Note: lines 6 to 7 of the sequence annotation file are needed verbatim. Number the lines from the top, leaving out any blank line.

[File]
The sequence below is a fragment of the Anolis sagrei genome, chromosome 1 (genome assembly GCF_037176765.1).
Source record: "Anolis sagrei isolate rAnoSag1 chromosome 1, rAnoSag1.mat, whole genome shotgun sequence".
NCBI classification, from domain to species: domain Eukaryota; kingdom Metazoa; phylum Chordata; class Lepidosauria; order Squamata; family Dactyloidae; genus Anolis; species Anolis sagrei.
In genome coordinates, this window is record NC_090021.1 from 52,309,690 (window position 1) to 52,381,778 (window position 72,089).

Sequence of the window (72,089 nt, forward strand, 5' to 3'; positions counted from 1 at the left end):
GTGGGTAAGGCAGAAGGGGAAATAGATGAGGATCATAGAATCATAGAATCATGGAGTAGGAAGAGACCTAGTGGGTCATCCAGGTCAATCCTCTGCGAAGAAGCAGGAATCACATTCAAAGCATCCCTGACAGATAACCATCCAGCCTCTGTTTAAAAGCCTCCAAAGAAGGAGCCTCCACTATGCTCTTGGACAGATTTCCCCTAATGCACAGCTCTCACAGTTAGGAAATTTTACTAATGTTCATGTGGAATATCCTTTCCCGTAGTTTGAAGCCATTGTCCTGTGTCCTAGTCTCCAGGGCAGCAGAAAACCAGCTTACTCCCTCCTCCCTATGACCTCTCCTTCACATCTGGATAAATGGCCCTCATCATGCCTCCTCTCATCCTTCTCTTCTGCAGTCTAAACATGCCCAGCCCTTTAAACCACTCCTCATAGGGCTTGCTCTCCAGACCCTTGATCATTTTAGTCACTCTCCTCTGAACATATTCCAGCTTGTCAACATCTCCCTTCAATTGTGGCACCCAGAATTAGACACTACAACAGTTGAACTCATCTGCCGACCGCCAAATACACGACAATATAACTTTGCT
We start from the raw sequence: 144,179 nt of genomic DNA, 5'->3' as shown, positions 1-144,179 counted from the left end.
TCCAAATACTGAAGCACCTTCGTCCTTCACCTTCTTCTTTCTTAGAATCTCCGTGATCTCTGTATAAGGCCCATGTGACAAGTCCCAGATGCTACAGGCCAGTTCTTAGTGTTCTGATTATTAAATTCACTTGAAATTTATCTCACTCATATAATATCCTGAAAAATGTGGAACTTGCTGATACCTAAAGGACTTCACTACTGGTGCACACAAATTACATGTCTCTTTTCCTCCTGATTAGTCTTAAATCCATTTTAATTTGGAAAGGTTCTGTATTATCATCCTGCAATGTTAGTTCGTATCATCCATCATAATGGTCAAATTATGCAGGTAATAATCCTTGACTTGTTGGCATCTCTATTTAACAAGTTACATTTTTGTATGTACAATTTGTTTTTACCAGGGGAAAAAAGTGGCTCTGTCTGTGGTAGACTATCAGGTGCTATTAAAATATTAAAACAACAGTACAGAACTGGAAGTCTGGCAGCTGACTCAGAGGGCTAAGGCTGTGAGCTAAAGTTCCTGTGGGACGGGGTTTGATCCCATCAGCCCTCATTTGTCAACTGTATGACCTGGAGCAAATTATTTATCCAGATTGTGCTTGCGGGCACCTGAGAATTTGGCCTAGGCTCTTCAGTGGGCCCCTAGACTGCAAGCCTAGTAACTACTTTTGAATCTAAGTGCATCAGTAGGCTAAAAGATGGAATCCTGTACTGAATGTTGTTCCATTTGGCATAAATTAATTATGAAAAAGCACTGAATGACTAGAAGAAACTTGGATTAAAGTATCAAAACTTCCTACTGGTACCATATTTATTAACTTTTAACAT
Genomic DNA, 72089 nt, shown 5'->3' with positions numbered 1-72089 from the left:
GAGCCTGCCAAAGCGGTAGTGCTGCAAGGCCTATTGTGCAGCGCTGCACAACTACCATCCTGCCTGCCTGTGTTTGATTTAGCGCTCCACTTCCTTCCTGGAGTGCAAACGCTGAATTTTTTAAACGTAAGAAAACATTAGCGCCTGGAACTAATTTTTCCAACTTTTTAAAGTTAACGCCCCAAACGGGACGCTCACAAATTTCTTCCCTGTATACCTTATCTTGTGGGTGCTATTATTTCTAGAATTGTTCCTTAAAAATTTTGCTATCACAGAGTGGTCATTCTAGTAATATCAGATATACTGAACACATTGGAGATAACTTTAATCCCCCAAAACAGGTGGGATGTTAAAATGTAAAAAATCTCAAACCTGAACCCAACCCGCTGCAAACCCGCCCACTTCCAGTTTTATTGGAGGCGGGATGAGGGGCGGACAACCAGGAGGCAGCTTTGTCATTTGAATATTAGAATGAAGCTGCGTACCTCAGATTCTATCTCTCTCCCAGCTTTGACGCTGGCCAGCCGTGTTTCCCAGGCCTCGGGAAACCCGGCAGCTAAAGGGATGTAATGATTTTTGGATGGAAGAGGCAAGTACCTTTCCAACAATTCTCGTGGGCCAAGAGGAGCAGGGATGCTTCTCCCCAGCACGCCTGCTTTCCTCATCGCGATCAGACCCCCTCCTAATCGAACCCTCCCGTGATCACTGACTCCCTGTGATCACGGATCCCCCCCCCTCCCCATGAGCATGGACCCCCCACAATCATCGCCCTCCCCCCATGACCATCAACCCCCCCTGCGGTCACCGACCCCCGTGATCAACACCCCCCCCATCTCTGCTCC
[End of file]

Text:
GTGGGTAAGGCAGAAGGGGAAATAGATGAGGATCATAGAATCATAGAATCATGGAGTAGGAAGAGACCTAGTGGGTCATCCAGGTCAATCCTCTGCGAAGAAGCAGGAATCACATTCAAAGCATCCCTGACAGATAACCATCCAGCCTCTGTTTAAAAGCCTCCAAAGAAGGAGCCTCCACTATGCTCTTGGACAGATTTCCCCTAATGCACAGCTCTCACAGTTAGGAAATTTTACTAATGTTCATGTGGAATATCCTTTCCCGTAGTTTGAAGCCATTGTCCTGTGTCCTAGTCTCCAGGGCAGCAGAAAACCAGCTTACTCCCTCCTCCCTATGACCTCTCCTTCACATCTGGATAAATGGCCCTCATCATGCCTCCTCTCATCCTTCTCTTCTGCAGTCTAAACATGCCCAGCCCTTTAAACCACTCCTCATAGGGCTTGCTCTCCAGACCCTTGATCATTTTAGTCACTCTCCTCTGAACATATTCCAGCTTGTCAACATCTCCCTTCAATTGTGGCACCCAGAATTAGACACTACAACAGTTGAACTCATCTGCCGACCGCCAAATACACGACAATATAACTTTGCT
We start from the raw sequence: 144,179 nt of genomic DNA, 5'->3' as shown, positions 1-144,179 counted from the left end.